JONATHAN STOKES, c1755- 30th April 1831, Doctor of Medicine, Fellow of the Linnaean
Jonathan Stokes was probably born in Chesterfield, Derbyshire, around 1755 and studied
medicine at the University of Edinburgh in 1778, qualifying as MD in 1782. He practised
medicine in Stourbridge, Worcestershire, and also pursued interests in botany as
a plant collector and cataloguer.
Stokes became associated with William Withering (1741–1799), physician and botanist,
who was a member of the influential Lunar Society. Stokes had dedicated his thesis
on oxygen to Withering and became a member, with him, of the Lunar Society from 1783
Stokes contributed to Withering's ‘An Account of the Foxglove and its Medical Uses’
of 1785, writing a preface on the history of digitalis and providing details of six
clinical trials on patients he had treated for heart failure using Withering's pioneer
method. He helped to disseminate medical knowledge of digitalis, lecturing to the
Medical Society of Edinburgh on 20 February 1799.
Stokes collaborated with Withering on the third volume of the second edition (1792)
of Withering's standard botanical text ‘The Botanical Arrangement of All the Vegetables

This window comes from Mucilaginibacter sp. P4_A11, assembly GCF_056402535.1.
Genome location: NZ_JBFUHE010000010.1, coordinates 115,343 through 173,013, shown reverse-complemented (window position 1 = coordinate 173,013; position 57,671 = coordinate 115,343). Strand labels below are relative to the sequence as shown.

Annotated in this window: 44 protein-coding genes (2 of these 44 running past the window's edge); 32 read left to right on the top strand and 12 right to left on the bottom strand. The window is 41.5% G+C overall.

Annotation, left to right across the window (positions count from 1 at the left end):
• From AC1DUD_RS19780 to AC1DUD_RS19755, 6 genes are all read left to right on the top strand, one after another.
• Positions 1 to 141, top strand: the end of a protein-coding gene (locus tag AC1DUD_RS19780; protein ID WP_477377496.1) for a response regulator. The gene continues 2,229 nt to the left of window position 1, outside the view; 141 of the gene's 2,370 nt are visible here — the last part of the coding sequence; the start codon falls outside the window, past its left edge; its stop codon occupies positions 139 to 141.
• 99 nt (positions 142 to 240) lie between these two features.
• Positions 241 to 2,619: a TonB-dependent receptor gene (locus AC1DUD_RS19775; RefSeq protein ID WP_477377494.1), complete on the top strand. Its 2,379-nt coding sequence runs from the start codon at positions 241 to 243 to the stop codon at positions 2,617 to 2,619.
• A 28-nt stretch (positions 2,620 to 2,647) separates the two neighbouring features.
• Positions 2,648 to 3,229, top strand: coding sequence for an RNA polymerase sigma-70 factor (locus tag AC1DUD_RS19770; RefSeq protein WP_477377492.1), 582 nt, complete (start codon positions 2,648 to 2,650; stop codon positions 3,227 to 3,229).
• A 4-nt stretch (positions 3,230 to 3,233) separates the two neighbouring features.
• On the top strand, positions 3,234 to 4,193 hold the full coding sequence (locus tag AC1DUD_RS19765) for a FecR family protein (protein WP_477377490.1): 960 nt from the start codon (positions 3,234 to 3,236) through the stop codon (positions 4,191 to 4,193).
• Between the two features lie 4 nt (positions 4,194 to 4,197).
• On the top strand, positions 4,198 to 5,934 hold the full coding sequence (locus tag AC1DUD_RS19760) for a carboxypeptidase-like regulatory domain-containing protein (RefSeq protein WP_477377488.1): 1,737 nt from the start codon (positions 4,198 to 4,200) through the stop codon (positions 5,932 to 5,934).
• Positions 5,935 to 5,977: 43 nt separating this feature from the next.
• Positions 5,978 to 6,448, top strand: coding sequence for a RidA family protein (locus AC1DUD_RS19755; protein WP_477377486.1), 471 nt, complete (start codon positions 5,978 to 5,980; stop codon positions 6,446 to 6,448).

Naturally Growing in Great Britain.’ Withering later fell out with Stokes (as he
had with Erasmus Darwin) in a dispute over Stokes' role in the new edition.
In 1790 Stokes was elected as one of the inaugural 16 associates of the newly founded
Linnaean Society of London and corresponded with Carolus Linnaeus the Younger. He
spent the rest of his life in private medical practice in Chesterfield and pursued
many scientific interests, publishing ‘A Botanical Materia Medica: Consisting of
the Generic and Specific Characters of the Plants Used in Medicine and Diet, with
Synonyms, and References to Medical Authors’ in 1812 and ‘Botanical Commentaries’
Jonathan Stokes died in Chesterfield on 30 April 1831 and was buried at St Mary's,
Chesterfield. The plant Stokesia cyanea or Stokesia laevis (Asteraceae/Compositae)
is named after him.